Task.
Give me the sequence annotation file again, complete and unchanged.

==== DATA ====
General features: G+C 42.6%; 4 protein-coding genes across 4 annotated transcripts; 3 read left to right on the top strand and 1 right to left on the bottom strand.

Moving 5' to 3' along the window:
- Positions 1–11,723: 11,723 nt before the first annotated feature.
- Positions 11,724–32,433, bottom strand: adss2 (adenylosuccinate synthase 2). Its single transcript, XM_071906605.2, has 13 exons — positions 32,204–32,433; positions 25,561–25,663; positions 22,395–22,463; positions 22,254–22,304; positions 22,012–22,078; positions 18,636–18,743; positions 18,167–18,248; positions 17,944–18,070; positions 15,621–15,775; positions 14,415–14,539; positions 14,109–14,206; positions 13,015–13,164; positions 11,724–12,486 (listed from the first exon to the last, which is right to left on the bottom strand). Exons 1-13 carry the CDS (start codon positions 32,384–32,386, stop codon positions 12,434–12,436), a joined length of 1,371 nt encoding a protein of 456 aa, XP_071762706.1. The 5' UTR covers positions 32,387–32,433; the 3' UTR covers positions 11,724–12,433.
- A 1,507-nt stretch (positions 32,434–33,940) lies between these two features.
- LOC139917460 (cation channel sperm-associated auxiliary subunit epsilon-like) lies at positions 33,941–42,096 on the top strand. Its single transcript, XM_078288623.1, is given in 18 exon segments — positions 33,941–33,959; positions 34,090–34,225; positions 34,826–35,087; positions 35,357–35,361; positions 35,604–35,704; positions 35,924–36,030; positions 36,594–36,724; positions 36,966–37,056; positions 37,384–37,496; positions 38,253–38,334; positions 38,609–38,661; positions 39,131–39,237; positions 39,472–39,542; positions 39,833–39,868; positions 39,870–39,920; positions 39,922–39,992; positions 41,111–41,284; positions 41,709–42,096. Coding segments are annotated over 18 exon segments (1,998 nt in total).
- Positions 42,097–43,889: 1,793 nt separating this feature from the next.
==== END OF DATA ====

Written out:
General features: G+C 42.6%; 4 protein-coding genes across 4 annotated transcripts; 3 read left to right on the top strand and 1 right to left on the bottom strand.

Moving 5' to 3' along the window:
- Positions 1–11,723: 11,723 nt before the first annotated feature.
- Positions 11,724–32,433, bottom strand: adss2 (adenylosuccinate synthase 2). Its single transcript, XM_071906605.2, has 13 exons — positions 32,204–32,433; positions 25,561–25,663; positions 22,395–22,463; positions 22,254–22,304; positions 22,012–22,078; positions 18,636–18,743; positions 18,167–18,248; positions 17,944–18,070; positions 15,621–15,775; positions 14,415–14,539; positions 14,109–14,206; positions 13,015–13,164; positions 11,724–12,486 (listed from the first exon to the last, which is right to left on the bottom strand). Exons 1-13 carry the CDS (start codon positions 32,384–32,386, stop codon positions 12,434–12,436), a joined length of 1,371 nt encoding a protein of 456 aa, XP_071762706.1. The 5' UTR covers positions 32,387–32,433; the 3' UTR covers positions 11,724–12,433.
- A 1,507-nt stretch (positions 32,434–33,940) lies between these two features.
- LOC139917460 (cation channel sperm-associated auxiliary subunit epsilon-like) lies at positions 33,941–42,096 on the top strand. Its single transcript, XM_078288623.1, is given in 18 exon segments — positions 33,941–33,959; positions 34,090–34,225; positions 34,826–35,087; positions 35,357–35,361; positions 35,604–35,704; positions 35,924–36,030; positions 36,594–36,724; positions 36,966–37,056; positions 37,384–37,496; positions 38,253–38,334; positions 38,609–38,661; positions 39,131–39,237; positions 39,472–39,542; positions 39,833–39,868; positions 39,870–39,920; positions 39,922–39,992; positions 41,111–41,284; positions 41,709–42,096. Coding segments are annotated over 18 exon segments (1,998 nt in total).
- Positions 42,097–43,889: 1,793 nt separating this feature from the next.